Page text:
In researching and writing my new book, Behold Your Mother – A Biblical and Historical Defense of the Marian Doctrines, I not only lay out an exhaustive defense of the Marian doctrines against scores of misguided attacks, but I also point out some errors going in the other direction. Well-intentioned Catholics—even some Catholic apologists—have presented things concerning Protestant beliefs that are just plain wrong.
And error is error no matter the source.
I shouldn’t tell you this, but I will. Please, keep this between us, okay? But one of those apologists I had to correct, is named Tim Staples. But don’t tell anybody about that.
So now you know.
Here are two examples of what I am talking about:
Luther Was Not Buried Beneath An Image of Our Lady
As I point out in my book, Martin Luther did retain much of his Catholic Mariology after having left the Church. But there are also not a few myths about what Luther did and taught floating about in Catholic circles. If you haven’t heard this one yet, you will. It has been written about and spoken about by quite a few Catholics, and I have personally heard some very well-known apologists state it as true as well.
The myth claims there to be a relief of the Coronation of the Blessed Virgin Mary with an accompanying inscription by Peter Vischer the Younger over the tomb of Martin Luther in the Wittenberg “Schlosskirche” (“Palace Church”) where he is buried.
“See?” The argument goes. “Luther believed in Mary assumed into heaven and crowned as Queen of Heaven and Earth!”
Unfortunately, it is actually a memorial plaque for Henning Gode, the last Catholic Prior of that church, who died in 1521. Same building, but not connected to Luther.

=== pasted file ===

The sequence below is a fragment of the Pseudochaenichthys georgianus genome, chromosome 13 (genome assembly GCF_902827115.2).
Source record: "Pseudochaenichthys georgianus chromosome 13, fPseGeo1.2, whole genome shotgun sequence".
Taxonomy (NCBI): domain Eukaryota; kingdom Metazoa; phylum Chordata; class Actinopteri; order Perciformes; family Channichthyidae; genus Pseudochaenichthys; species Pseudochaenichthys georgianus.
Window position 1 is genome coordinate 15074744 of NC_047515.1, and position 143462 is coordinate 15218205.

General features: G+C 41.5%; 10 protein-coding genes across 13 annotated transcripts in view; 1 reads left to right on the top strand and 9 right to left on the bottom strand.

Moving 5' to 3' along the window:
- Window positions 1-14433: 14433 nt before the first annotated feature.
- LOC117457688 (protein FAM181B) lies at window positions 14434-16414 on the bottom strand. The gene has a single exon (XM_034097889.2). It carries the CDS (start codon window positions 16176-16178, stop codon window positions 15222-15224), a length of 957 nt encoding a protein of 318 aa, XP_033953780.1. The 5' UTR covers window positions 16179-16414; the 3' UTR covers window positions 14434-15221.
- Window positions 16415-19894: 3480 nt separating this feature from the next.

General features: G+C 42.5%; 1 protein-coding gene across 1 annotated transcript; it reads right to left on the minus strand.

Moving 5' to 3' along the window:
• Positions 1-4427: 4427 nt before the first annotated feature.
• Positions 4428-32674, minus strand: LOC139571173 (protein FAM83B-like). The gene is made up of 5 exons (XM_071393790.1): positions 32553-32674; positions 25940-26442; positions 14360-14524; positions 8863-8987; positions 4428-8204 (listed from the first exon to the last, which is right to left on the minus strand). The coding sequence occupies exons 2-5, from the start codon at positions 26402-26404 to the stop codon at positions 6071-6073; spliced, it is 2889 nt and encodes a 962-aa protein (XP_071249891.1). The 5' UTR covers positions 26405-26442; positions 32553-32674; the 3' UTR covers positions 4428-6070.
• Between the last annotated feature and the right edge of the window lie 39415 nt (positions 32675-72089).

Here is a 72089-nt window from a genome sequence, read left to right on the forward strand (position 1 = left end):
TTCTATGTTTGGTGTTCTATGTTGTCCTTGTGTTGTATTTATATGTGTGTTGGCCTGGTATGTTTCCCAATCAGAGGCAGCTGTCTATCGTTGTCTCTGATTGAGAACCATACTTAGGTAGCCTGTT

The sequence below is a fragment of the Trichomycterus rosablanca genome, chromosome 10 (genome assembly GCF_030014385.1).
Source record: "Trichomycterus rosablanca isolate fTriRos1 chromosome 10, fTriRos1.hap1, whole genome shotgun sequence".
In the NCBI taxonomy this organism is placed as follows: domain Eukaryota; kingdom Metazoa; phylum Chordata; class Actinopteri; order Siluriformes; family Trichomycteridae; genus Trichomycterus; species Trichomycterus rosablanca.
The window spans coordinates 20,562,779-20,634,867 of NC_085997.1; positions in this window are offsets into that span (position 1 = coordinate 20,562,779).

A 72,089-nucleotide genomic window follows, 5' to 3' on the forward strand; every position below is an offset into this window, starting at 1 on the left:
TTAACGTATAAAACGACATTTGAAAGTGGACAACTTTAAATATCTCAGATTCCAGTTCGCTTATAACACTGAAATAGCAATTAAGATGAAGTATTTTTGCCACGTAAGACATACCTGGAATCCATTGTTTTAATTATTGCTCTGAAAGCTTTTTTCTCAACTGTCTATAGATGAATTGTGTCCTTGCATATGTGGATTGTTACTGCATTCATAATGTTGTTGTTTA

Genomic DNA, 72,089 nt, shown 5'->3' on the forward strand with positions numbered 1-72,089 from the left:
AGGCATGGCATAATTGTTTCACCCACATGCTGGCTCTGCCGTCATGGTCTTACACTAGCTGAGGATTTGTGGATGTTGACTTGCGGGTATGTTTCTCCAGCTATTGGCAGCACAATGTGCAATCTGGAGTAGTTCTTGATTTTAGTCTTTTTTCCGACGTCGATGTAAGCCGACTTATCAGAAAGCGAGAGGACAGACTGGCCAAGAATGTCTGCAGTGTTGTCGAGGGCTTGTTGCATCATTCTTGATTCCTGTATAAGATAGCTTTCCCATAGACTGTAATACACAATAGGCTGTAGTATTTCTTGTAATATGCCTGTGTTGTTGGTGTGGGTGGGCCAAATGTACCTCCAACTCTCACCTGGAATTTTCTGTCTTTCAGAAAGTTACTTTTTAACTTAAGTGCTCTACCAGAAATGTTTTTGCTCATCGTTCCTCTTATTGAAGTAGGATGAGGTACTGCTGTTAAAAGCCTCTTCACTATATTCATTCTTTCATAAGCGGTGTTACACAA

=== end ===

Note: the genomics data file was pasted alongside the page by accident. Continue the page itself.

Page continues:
Luther did believe in Mary as Mother of God, Perpetual Virgin, and even, at least at times in his writings, free from all sin, though he goes both ways on this one, but there is nary a hint of Mary’s assumption.
Calvin Did NOT Believe in the Perpetual Virginity of Mary
This second myth is even more widespread, but I must qualify it. There can be no doubt that John Calvin, at least at some point in his career, believed in the Perpetual Virginity of Mary. But to place him on the same level of Luther, Zwingli and Wesley is misguided. It is not to paint the entire picture accurately. And this is why.
The error seems to have stemmed from a misapplication of some comments from John Calvin’s 3-volume set, Commentary on a Harmony of the Evangelists, Matthew, Mark, and Luke, Transl. by Rev. William Pringle (Christian Classics Ethereal Library, 2009). I have found numerous publications in which Calvin’s commentaries on Matt. 13:55 and Matt. 1:25, in volume 1, are used to prove the point. In these sections of his commentary he takes Helvidius to task for assuming Mary had other children because of the mention of the “brothers of the Lord,” in Matthew 13:55, and for assuming “Joseph knew her not until…” meant that Joseph then was being said to have known Mary conjugally after Christ was born.
Calvin correctly and sternly (in good Calvin fashion) teaches the “brothers” of the Lord may well be a Hebrew idiom representing “cousins” or some other extended relative. And he also points out that the “until” of Matt. 1:25 really says nothing about what happened after Mary gave birth. It was used there to emphasize the virginity of Mary up “until” that point.
Don’t get me wrong here. This is good stuff from John Calvin. He honestly exegetes these texts and corrects not only Helvidius, but, no doubt, some of his own confreres who were presuming what was not in these texts. That’s a good thing!
But unfortunately, many Catholics have taken these two sections of Calvin’s commentary out of context and claim it to mean he agreed with the Perpetual Virginity of Mary out of hand in this commentary. But in fact, he never says that. He simply concludes these Scriptures to be silent on the matter. They prove neither yeah nor nay when it comes to Mary’s perpetual virginity.